‘Orrlando’ by Benjamin Brett at MÉLANGE, Cologne
We are always on the alert, apparently, for these homeless items—a state slightly more charged than simple expectation, as if we know we will soon be receiving a gift, but not when, or from whom—so we look around, into the traffic, or the rain, and every approach is that of the bearer, every overcoat sends a glance to us. If, when it arrives—and it often happens too carelessly—the gift turns out to be more like a problem, a token of some personal dilemma that requires unpacking, that’s fine too— anything to break this condition of aimless wondering, where a discarded possession, slipping from a glove to roll into a gutter, and there be discreetly covered by autumn leaves, could assume the pain of significance. Don’t we all consider ourselves spies, on one level? Transfixed by the important detail everyone else has missed, grandly susceptible to the day’s insinuation, which only in the slow zoom of an obsession gathers the intensity necessary to sustain us, spoiled as we are by a diversity of narrative instruments, and affords us the brush with poignancy we recollect from fiction—or merely a pleasant, consequential heaviness in the palm. At such times, as we see when we come to recreate them, the object is all that concerns us, and we treat it with quietly hysterical care, also a certain guardedness, coming to us as it does without explanation or history—it has been lopped off from the past, in fact, like a little finger, and a proportion of our duty and enjoyment rests on how far we dare go in proposing the family tree of consequences that led to its deposit in the fortuitous spot, where everything became its ornament—there, where our gazes met it. Immediately, it becomes enmeshed in our net of relations; our predictions multiply, we imagine the eyes of those whose judgments we value upon it, and we adorn ourselves with its discovery—so it brings its peculiar contact with the arbitrary, the sense of the world silently opening and sliding shut its portals, into our domestic scenes, endowing them with an allegory’s coherent glow. For a while, arrays of unused futures flash their strange icons from the troughs of steep city streets, or from the tops of churches. We know we are receivers of a message, and we wait impatiently for its full disaster to reach us. These feelings endure an hour or two, before belief in our involvement wanes, if it was ever there to begin with, and the minor character of its mystery hardens its face to us, as foreboding tints a waiting room—we treated it anyway more as a proposition that could be left on a table indefinitely, delaying the moment when we pick up the folded scrap of paper to discover it contains not a phone number or the address of an intriguingly-titled nightclub, but the price of an espresso, the effects of which are wearing off. The plans, which just then seemed rich with possibility, wither and become obsolete. Like a streetmap of a once-visited city, the difficult fortune we managed to half-read, as if over our own shoulders, is folded away, becoming as icy and remote as a statue of a leopard, the symbolism of which is lost on us, and may decree we never revisit it. The inexplicable object, as if it had been unlocked and found empty, may now be safely stored in a drawer or box of such trinkets—a sad collection, like notes on the early stages of a love affair that failed to materialise with its announcement. So even if it came as we expected—with a slight pressure on the shoulder—we can prove to ourselves the fault of our absorption lay with its emergence, not with our appraisal, only that once we watched it plucked from a pocket, we couldn’t bear to see it concealed, as if we could never imagine another life for it.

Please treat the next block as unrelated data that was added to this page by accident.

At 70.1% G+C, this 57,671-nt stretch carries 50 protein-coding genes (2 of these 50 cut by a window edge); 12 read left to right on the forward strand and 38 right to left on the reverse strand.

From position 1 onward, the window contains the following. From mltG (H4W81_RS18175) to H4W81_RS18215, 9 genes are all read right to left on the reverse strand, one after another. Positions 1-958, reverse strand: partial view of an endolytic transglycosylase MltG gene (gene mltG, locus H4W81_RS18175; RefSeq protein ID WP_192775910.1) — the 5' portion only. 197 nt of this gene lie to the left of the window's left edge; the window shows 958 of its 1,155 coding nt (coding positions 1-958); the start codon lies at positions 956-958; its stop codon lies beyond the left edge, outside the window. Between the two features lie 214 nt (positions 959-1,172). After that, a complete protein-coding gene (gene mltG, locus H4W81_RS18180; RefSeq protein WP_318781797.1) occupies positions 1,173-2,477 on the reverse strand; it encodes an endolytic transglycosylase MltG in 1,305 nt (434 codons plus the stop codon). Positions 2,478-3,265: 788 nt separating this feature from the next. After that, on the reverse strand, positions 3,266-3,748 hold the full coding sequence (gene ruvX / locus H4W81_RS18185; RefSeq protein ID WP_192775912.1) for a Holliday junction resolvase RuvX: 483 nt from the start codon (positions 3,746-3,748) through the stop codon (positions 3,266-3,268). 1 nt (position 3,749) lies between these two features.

Text by Sam Rivier